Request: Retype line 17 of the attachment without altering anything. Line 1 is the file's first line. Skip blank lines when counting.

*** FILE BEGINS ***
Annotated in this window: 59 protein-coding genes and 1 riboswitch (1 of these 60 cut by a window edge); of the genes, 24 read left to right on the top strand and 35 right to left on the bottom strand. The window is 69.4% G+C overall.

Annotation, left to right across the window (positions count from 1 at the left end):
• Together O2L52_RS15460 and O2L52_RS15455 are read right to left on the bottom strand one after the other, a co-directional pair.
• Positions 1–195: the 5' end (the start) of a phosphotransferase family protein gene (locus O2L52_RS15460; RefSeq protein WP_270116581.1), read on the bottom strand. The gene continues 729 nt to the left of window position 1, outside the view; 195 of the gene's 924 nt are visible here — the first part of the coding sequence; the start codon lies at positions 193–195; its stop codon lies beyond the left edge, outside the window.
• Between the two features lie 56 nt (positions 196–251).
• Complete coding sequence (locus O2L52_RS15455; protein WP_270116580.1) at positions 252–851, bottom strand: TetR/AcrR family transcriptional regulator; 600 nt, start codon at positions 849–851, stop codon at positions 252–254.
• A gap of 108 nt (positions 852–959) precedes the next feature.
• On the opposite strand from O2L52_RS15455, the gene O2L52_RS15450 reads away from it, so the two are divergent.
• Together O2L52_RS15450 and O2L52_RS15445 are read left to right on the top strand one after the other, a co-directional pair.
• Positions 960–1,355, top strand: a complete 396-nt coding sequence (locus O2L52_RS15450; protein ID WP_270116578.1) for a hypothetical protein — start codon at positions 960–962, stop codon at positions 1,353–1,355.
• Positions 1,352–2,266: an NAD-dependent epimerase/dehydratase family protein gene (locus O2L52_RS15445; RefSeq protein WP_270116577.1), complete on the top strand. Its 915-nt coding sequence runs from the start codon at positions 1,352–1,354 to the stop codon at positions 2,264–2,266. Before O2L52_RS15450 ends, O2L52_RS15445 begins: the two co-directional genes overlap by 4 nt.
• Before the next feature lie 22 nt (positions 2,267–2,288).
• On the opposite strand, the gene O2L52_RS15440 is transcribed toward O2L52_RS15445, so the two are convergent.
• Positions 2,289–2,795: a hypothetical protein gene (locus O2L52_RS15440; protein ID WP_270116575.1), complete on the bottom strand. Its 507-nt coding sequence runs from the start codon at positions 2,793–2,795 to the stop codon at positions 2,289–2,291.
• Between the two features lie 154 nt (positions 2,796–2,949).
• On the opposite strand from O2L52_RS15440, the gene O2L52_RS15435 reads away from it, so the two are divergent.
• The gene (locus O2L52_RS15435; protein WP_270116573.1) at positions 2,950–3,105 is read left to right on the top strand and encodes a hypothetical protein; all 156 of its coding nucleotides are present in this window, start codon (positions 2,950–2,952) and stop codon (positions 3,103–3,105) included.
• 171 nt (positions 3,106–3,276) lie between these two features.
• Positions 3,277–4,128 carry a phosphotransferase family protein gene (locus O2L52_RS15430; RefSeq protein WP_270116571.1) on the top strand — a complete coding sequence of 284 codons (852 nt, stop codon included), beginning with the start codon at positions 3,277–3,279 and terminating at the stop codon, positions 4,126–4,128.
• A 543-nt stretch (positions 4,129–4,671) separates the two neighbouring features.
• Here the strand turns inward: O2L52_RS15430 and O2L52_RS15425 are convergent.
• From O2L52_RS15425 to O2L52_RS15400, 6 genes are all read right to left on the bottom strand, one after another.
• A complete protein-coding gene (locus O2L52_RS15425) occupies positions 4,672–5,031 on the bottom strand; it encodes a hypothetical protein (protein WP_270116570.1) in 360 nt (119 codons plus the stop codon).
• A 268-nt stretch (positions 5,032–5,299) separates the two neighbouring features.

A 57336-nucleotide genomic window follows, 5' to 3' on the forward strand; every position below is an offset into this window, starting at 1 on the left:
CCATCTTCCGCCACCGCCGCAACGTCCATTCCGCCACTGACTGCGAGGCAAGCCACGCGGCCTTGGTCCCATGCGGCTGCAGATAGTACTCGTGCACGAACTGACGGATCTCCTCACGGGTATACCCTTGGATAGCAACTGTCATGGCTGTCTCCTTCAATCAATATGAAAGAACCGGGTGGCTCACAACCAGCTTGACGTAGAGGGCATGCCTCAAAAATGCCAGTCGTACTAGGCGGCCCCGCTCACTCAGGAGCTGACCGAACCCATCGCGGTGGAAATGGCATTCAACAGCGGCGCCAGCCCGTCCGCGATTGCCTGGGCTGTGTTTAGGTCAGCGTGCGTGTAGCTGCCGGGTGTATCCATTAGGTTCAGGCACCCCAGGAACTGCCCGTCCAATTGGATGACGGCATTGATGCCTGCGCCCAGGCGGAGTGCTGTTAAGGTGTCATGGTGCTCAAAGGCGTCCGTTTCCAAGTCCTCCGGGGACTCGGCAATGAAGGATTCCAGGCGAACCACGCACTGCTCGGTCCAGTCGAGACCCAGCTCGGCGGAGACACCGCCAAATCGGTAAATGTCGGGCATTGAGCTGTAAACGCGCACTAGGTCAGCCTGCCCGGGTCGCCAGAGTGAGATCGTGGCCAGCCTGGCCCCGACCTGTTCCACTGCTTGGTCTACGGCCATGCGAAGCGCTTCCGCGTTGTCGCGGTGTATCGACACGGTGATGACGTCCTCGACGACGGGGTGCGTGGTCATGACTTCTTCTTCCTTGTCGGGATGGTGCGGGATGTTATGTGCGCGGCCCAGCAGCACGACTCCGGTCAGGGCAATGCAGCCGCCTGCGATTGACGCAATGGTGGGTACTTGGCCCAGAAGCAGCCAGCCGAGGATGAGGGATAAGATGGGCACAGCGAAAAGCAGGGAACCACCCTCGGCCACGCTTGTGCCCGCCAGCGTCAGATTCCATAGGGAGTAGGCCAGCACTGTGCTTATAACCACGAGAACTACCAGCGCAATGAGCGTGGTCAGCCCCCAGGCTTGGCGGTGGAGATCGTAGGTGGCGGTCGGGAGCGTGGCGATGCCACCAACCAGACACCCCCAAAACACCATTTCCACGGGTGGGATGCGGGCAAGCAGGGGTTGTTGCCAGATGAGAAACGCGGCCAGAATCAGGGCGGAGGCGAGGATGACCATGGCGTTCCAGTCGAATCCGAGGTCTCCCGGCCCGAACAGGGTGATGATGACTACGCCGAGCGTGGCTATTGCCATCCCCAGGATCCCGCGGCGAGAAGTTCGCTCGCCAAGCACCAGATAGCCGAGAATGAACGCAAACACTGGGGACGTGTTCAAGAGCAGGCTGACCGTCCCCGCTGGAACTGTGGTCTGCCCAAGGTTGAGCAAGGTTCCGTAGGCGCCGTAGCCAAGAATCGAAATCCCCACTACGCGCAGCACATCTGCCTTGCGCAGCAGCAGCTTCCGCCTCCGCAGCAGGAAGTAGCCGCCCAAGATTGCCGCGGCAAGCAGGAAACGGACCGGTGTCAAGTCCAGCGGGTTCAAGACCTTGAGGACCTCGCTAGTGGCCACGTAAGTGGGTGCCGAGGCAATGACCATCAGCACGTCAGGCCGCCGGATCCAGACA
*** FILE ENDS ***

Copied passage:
• The gene (locus O2L52_RS15435; protein WP_270116573.1) at positions 2,950–3,105 is read left to right on the top strand and encodes a hypothetical protein; all 156 of its coding nucleotides are present in this window, start codon (positions 2,950–2,952) and stop codon (positions 3,103–3,105) included.